If you are a seller for this product, would you like to suggest updates through seller support?
Top Customer Reviews
I suspect to gain the most from this book, one would have to do the exercises, and complete the worksheets. I didn't, so my review might be lacking in this respect. I did find Byron Katie's approach insightful, and worth thinking about. I also found the book repetitive, annoyingly so, and eventually I gave up in frustration, feeling that I had gotten the gist, without having truly plumbed the depths of "The Work," as Byron calls it.
The book is designed to help those who have suffered great difficulties in their lives, particularly at the hands of others, and who have a tendency to blame those others for all their problems. Blaming is a roadblock on the road to self-discovery, self-understanding and personal transformation. For that reason, this could be a tremendously useful book, if you haven't already dealt with these problems through therapy or some other path that has freed you to think for yourself without needing someone to use as a scapegoat for your own troubles and dissatisfaction.
stuck being obtuse, stupid or just plain angry. Mindfulness training is what this is. No one can help you through your crap except yourself. Things don't happen to you, they happen for you. The world is indeed fortunate to have her (and her talented smart
husband Stephen ..the poet and translator of sacred ancient documents). May her wisdom and love spread far and wide.
I also found 21 Things You Should Give Up To Be Happy. It is a book that is just as practical and actionable as Loving What Is, but it takes a slightly different approach. It posits that giving up concepts and ideas is the best way to achieve happiness. Using advice in this book along with "The Work," I have been able to clear my head and focus on my goals. I no longer worry about what other people think, and I've started planning my life more around concrete goals and less around the aimless wander. 21 Thing You Should Give Up To Be Happy talks about the "aimless wander" as one thing you should give up. My anxiety was always on high alert, but it didn't need to be!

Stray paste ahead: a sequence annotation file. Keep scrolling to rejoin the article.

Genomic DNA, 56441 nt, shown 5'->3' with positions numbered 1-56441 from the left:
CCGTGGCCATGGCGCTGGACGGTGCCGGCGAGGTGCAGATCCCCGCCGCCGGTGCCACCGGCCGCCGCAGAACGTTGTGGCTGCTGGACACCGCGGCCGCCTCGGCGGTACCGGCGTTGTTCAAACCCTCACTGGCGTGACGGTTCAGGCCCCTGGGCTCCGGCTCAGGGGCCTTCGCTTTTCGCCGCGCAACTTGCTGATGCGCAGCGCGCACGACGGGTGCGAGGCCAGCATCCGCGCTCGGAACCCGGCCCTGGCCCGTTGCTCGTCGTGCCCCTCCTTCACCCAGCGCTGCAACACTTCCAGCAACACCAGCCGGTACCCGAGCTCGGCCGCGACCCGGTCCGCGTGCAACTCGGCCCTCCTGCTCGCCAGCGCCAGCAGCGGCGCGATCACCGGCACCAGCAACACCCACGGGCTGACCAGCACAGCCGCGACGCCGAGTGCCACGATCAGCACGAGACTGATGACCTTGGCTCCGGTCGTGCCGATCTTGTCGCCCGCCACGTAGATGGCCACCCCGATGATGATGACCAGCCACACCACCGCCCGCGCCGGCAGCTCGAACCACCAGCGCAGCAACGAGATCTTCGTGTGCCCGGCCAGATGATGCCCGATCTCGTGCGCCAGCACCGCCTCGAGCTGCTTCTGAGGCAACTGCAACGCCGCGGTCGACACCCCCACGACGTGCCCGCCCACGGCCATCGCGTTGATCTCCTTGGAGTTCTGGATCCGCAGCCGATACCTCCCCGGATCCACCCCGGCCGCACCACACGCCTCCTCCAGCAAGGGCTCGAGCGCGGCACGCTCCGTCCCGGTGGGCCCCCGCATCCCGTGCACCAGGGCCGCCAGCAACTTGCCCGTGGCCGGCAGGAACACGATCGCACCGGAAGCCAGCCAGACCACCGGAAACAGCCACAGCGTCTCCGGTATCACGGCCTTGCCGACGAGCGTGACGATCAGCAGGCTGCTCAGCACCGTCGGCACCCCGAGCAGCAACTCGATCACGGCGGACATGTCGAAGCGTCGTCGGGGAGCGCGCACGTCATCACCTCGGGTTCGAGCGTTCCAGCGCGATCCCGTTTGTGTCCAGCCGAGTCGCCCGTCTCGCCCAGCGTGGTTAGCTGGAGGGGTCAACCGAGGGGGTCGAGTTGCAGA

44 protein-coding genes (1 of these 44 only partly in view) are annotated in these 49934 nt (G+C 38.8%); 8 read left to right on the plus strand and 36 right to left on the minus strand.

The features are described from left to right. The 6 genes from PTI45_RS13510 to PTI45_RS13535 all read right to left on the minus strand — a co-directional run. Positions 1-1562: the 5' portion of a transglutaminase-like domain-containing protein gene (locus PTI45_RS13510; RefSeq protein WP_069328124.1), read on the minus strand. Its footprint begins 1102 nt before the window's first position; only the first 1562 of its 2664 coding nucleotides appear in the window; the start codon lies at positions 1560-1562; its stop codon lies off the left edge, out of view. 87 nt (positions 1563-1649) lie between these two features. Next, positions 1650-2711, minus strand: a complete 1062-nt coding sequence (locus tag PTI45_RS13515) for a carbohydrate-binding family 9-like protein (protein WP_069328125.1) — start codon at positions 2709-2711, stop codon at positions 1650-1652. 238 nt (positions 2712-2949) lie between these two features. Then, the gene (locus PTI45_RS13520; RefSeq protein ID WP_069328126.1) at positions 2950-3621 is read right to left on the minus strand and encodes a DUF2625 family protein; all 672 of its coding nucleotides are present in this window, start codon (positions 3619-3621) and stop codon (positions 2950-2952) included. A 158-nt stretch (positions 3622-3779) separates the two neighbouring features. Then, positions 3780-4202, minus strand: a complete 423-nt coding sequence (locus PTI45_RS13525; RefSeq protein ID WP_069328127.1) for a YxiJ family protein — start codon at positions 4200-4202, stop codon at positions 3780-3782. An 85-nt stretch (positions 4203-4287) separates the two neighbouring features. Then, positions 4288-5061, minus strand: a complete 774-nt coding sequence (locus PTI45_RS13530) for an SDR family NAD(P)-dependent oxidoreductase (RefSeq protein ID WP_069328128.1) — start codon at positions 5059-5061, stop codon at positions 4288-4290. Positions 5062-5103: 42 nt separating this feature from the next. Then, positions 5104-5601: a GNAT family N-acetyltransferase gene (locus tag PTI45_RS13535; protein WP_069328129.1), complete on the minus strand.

I'm glad I found these two books, because I've been to produce much more positive effects throughout my life. I am working toward my goals and my mind is more stress-free than it's ever been. Neither of these books offer new age mumbo jumbo. They are written by real people with real life experience who have been able to construct effective action plans that work for a wide variety of individuals. I am just one success story in a sea of others.
Loving What Is by Byron Katie is a book like that. If I had any doubts, reading it and then watching her "do the work" on YouTube convinced me beyond all doubt. I co-wrote a book called Getting Real: the Road to Personal Redemption, but it's an over-complicated primer compared to Loving What Is. I'm sure that there are people closed-minded enough to read this book without being noticeably impacted, but I doubt there are many who actually try the exercises with an open mind who are not overwhelmed by the presence of real integrity for maybe the first time, and by how it feels to see Life, the Universe, and Everything as it really is.
I began today by rereading a few pages of Loving What Is, and hours later I'm still feeling the thrill of the book's overall impact on my life. Bullshit sucks and reality rocks...thank you Ms. Katie!